Historically, when an application undergoes a significant overhaul, the old data is forced to fit into the data structures of the improved system. This forcing of data created under one structure definition to one created under another can be costly and compromise the integrity of the old data. A better way to handle many of these cases is to retire the old data under the old definition and archive it with its old definition (metadata) when it all becomes inactive. The older data is not moved to the replacement system.
This approach is much cleaner and more accurate. Data does not have to be mangled in the process of force-fitting it to the newer system definition. The renovation project has complete design freedom in not having to accommodate the old data.
This approach makes it easier to replace legacy applications running on legacy systems, easier to merge databases acquired through acquisitions and mergers, and easier to accommodate major application overhauls.
E-discovery is creeping into the database world. The lawyers have discovered this source for investigation and are increasingly calling on IT shops to produce data and to maintain a legal hold on it for the life of the litigation. A good database archiving practice can help guard against e-discovery failure risk by preserving the integrity of data throughout its lifecycle, making it easier and more accurate to find data, and using the archive to hold the data delivered.
A Business Case
The essential elements of any IT business case are cost reduction, improving operational efficiency and risk reduction.
For cost purposes, Figure 2 shows the relative value of database archiving for large databases with data having a long inactive period. This is a very common case.
It is relatively easy to build this chart once the lifecycle chart is produced and costs collected for maintaining data in operational and archiving data stores. This chart is convincing in winning approval for archiving.
Figure 3 shows this same chart for databases that have been orphaned due to application retirement. This may be the result of an application renovation, application replacement or database consolidations. The cost of retaining a full operational environment for inactive data is not competitive with archiving the data and dumping the old environment.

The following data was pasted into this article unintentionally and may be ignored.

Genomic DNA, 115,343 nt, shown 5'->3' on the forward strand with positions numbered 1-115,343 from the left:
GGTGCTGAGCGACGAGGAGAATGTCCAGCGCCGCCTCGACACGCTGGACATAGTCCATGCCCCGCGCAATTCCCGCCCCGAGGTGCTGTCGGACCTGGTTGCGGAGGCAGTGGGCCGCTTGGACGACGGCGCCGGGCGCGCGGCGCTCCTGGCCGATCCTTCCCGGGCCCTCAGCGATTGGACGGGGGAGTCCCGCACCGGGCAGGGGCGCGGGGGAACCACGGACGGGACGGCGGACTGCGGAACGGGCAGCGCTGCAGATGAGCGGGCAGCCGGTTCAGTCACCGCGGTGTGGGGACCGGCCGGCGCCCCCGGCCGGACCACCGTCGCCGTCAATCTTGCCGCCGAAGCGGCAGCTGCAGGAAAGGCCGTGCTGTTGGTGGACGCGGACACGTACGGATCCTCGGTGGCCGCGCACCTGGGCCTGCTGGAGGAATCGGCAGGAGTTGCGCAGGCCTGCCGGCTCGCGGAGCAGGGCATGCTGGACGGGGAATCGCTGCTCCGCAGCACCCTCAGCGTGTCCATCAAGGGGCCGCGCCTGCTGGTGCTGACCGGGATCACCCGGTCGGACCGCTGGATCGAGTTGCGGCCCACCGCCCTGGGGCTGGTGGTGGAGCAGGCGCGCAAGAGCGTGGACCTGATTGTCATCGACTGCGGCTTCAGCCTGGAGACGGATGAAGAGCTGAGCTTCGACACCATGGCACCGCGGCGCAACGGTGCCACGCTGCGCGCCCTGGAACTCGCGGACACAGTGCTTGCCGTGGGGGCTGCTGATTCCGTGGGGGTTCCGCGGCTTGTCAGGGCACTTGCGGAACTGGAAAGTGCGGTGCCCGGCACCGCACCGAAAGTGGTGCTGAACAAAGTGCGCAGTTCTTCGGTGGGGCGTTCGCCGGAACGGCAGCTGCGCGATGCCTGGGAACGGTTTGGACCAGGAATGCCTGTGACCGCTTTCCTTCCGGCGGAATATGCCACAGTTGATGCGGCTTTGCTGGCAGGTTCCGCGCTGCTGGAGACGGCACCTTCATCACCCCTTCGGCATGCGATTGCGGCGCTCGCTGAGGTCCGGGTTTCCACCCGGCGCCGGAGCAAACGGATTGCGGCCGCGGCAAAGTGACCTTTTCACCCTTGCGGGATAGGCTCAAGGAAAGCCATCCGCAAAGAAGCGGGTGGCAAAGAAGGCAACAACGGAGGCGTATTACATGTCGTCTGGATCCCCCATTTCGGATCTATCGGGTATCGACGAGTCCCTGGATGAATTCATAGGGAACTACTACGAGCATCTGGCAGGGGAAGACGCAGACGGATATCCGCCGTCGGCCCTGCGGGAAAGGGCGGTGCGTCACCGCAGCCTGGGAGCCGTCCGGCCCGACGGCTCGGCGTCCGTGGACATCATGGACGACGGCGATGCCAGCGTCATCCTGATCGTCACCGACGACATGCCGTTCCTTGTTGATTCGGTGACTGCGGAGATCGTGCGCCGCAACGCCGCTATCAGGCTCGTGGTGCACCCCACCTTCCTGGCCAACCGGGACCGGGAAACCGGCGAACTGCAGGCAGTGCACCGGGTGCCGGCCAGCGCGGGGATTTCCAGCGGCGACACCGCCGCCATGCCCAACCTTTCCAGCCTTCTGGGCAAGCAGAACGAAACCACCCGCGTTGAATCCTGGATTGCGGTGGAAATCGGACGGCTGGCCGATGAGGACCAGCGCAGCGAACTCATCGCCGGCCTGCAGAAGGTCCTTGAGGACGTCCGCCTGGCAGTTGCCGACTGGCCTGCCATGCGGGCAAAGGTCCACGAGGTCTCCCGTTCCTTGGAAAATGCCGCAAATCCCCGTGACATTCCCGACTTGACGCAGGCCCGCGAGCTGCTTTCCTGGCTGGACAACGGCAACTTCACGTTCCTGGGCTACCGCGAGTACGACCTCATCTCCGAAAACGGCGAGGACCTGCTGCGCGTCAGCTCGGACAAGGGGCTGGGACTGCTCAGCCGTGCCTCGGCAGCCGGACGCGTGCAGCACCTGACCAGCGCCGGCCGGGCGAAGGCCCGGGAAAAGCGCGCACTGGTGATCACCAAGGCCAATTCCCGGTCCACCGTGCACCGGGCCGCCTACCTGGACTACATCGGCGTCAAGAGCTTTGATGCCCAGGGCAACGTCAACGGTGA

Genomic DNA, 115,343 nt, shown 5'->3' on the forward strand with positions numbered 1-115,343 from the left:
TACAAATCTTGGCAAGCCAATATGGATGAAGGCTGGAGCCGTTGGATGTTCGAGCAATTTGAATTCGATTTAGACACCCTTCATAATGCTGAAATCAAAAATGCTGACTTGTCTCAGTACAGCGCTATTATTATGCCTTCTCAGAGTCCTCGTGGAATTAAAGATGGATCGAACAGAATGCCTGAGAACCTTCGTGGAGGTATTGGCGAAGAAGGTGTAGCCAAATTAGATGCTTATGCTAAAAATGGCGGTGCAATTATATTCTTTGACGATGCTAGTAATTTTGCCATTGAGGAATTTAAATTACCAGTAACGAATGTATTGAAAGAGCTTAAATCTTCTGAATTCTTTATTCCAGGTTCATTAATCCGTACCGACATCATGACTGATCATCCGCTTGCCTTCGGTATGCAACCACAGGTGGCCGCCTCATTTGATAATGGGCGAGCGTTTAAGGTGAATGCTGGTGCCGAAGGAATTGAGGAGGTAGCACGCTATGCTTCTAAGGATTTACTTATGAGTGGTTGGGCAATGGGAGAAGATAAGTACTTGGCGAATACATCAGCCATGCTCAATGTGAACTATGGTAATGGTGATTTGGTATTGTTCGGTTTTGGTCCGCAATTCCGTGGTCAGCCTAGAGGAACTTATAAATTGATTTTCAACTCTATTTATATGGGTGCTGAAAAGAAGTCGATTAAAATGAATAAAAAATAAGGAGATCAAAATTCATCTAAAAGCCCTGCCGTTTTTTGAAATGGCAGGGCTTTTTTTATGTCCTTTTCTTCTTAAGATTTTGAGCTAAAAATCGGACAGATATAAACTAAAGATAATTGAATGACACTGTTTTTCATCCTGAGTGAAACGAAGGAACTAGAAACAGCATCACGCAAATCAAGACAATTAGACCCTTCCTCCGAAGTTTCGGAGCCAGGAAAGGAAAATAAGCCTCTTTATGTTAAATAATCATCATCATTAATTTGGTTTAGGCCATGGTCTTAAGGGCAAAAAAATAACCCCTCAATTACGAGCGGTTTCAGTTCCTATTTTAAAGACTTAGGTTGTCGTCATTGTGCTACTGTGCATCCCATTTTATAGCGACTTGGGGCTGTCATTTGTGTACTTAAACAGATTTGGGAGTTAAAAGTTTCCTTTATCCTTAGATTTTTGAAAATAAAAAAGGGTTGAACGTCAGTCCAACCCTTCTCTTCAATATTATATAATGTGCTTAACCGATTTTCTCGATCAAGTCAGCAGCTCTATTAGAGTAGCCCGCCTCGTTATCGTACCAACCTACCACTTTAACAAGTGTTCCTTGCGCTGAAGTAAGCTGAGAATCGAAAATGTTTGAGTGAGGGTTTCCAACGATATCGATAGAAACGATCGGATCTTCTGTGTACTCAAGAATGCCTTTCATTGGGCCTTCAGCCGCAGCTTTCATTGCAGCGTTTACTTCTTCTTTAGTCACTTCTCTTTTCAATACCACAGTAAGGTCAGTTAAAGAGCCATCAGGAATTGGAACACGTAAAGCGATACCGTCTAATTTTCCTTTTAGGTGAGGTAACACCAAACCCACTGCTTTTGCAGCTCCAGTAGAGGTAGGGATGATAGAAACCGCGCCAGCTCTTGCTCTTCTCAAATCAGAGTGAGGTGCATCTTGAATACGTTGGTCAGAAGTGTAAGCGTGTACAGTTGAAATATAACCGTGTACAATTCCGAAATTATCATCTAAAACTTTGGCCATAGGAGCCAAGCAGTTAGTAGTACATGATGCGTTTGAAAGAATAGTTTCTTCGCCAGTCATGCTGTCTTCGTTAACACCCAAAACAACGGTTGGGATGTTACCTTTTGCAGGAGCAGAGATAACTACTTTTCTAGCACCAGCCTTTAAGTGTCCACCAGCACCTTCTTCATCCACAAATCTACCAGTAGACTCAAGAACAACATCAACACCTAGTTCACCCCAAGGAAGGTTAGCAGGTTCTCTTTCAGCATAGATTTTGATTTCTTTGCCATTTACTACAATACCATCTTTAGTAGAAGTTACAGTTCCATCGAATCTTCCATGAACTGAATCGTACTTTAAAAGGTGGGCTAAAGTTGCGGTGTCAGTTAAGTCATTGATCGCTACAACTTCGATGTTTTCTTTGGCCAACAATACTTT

What are People Doing?
If you visit most large IT shops with formidable database applications you can easily find awareness of the problems created by retaining inactive data for years in the operational databases. Most data managers also quickly recognize that removing inactive data to somewhere else is a good thing to do (a must-do move, in many cases).
This has led to a large number of homegrown solutions where the data managers believe they can solve the problems without a formal database archiving effort by using available tools.
Homegrown solutions take many forms: building parallel lookalike databases, saving image copies of operational databases, moving inactive data to database unload files and other more creative solutions. The common theme of all such solutions is that they solve the immediate problem (getting inactive data out of the operational databases) but leave many other problems unsolved. Often they introduce even more problems to the back end. Some common mistakes made in homegrown solutions are:
- Not saving metadata making data not understandable in the future.
- Not enhancing metadata.
- Not separating data from the application environment.
- Requiring that data be reloaded into the original database definitions to use.